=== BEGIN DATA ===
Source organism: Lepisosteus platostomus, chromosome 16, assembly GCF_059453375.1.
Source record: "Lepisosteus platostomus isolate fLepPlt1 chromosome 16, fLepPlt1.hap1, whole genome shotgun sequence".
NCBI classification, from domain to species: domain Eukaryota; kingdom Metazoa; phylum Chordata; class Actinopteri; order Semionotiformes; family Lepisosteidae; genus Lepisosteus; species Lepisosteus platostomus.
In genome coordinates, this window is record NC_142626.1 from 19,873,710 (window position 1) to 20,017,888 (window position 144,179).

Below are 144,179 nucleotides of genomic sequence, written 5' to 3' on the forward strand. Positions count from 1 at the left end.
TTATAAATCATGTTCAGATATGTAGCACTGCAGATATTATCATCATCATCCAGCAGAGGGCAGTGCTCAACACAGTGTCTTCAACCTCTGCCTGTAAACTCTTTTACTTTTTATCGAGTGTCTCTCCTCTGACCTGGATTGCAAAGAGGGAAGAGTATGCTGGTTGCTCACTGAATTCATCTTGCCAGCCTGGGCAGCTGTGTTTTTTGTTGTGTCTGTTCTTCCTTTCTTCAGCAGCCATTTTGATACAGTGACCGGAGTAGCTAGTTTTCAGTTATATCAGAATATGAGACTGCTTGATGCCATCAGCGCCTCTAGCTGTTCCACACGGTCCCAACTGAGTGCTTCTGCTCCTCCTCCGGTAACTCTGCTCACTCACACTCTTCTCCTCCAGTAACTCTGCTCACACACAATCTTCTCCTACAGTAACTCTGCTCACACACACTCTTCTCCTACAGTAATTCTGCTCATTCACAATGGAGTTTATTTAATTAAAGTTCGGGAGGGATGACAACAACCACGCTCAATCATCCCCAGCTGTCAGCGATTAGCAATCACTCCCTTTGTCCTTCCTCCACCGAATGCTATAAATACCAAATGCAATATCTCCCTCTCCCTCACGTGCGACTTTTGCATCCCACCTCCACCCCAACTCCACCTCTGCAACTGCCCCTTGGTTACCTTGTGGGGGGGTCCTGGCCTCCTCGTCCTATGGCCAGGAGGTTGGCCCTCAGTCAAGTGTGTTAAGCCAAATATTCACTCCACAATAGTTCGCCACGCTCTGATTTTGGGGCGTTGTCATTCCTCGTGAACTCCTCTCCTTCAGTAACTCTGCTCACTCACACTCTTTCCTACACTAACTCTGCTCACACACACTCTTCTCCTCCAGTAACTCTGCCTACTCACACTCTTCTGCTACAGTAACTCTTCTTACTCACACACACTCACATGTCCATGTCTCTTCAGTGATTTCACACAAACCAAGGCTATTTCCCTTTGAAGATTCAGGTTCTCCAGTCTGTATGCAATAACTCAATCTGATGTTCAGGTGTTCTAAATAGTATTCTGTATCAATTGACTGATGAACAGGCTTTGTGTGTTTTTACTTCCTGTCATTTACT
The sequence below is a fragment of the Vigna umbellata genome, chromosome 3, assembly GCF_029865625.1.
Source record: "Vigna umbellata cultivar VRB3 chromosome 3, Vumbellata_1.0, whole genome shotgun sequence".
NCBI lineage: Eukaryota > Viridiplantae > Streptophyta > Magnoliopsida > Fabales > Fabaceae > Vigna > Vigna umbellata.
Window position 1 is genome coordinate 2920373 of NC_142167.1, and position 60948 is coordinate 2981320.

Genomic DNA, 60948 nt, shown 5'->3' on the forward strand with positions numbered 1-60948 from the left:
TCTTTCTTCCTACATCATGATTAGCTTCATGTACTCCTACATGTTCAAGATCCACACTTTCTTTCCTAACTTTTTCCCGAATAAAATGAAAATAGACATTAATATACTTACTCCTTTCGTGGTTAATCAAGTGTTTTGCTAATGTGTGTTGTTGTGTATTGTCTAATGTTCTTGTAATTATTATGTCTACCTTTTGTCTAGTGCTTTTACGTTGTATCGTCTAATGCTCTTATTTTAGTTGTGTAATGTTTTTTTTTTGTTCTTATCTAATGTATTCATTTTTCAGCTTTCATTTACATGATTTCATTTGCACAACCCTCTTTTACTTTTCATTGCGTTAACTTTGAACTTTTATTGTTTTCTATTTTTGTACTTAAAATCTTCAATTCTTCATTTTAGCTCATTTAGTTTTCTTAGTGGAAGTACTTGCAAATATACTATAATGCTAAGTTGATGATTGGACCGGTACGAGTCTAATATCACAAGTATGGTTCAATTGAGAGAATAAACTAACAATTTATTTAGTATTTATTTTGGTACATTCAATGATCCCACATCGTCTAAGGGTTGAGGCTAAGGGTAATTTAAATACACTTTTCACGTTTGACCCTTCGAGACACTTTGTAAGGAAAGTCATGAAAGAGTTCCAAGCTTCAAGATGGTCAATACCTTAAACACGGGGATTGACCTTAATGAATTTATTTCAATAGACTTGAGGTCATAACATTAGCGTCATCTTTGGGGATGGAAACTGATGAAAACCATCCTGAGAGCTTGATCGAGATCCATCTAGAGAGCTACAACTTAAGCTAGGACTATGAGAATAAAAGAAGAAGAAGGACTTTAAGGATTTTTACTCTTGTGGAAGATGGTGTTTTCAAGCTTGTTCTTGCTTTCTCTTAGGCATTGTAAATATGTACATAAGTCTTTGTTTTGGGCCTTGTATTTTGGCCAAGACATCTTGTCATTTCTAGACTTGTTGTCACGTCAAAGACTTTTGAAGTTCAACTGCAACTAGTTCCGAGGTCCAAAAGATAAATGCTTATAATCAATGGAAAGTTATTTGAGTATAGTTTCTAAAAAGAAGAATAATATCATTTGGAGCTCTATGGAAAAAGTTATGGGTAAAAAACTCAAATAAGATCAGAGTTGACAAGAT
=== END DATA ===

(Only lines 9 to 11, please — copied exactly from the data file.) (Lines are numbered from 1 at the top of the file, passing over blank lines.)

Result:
NCBI lineage: Eukaryota > Viridiplantae > Streptophyta > Magnoliopsida > Fabales > Fabaceae > Vigna > Vigna umbellata.
Window position 1 is genome coordinate 2920373 of NC_142167.1, and position 60948 is coordinate 2981320.

Genomic DNA, 60948 nt, shown 5'->3' on the forward strand with positions numbered 1-60948 from the left: